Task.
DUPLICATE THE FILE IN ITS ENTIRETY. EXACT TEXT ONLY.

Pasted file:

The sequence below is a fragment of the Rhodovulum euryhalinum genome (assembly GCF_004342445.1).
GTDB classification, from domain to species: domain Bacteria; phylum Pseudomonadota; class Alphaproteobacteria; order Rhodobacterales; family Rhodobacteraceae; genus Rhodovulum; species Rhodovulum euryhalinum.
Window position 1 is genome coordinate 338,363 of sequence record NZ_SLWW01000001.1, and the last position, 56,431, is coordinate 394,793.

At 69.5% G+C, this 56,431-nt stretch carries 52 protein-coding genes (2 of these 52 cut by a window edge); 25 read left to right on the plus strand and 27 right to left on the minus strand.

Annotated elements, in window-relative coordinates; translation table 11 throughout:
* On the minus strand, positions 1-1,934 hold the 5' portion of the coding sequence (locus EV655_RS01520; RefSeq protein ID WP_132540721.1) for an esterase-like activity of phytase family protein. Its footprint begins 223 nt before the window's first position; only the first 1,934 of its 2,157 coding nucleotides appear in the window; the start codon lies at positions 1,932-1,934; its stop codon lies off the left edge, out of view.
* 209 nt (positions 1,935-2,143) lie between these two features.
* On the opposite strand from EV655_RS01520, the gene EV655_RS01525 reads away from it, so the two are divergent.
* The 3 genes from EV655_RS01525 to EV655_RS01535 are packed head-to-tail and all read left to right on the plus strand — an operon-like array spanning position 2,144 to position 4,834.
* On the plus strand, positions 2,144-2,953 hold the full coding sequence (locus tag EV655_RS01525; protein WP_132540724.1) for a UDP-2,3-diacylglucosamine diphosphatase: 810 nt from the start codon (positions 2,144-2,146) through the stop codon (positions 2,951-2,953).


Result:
The sequence below is a fragment of the Rhodovulum euryhalinum genome (assembly GCF_004342445.1).
GTDB classification, from domain to species: domain Bacteria; phylum Pseudomonadota; class Alphaproteobacteria; order Rhodobacterales; family Rhodobacteraceae; genus Rhodovulum; species Rhodovulum euryhalinum.
Window position 1 is genome coordinate 338,363 of sequence record NZ_SLWW01000001.1, and the last position, 56,431, is coordinate 394,793.

At 69.5% G+C, this 56,431-nt stretch carries 52 protein-coding genes (2 of these 52 cut by a window edge); 25 read left to right on the plus strand and 27 right to left on the minus strand.

Annotated elements, in window-relative coordinates; translation table 11 throughout:
* On the minus strand, positions 1-1,934 hold the 5' portion of the coding sequence (locus EV655_RS01520; RefSeq protein ID WP_132540721.1) for an esterase-like activity of phytase family protein. Its footprint begins 223 nt before the window's first position; only the first 1,934 of its 2,157 coding nucleotides appear in the window; the start codon lies at positions 1,932-1,934; its stop codon lies off the left edge, out of view.
* 209 nt (positions 1,935-2,143) lie between these two features.
* On the opposite strand from EV655_RS01520, the gene EV655_RS01525 reads away from it, so the two are divergent.
* The 3 genes from EV655_RS01525 to EV655_RS01535 are packed head-to-tail and all read left to right on the plus strand — an operon-like array spanning position 2,144 to position 4,834.
* On the plus strand, positions 2,144-2,953 hold the full coding sequence (locus tag EV655_RS01525; protein WP_132540724.1) for a UDP-2,3-diacylglucosamine diphosphatase: 810 nt from the start codon (positions 2,144-2,146) through the stop codon (positions 2,951-2,953).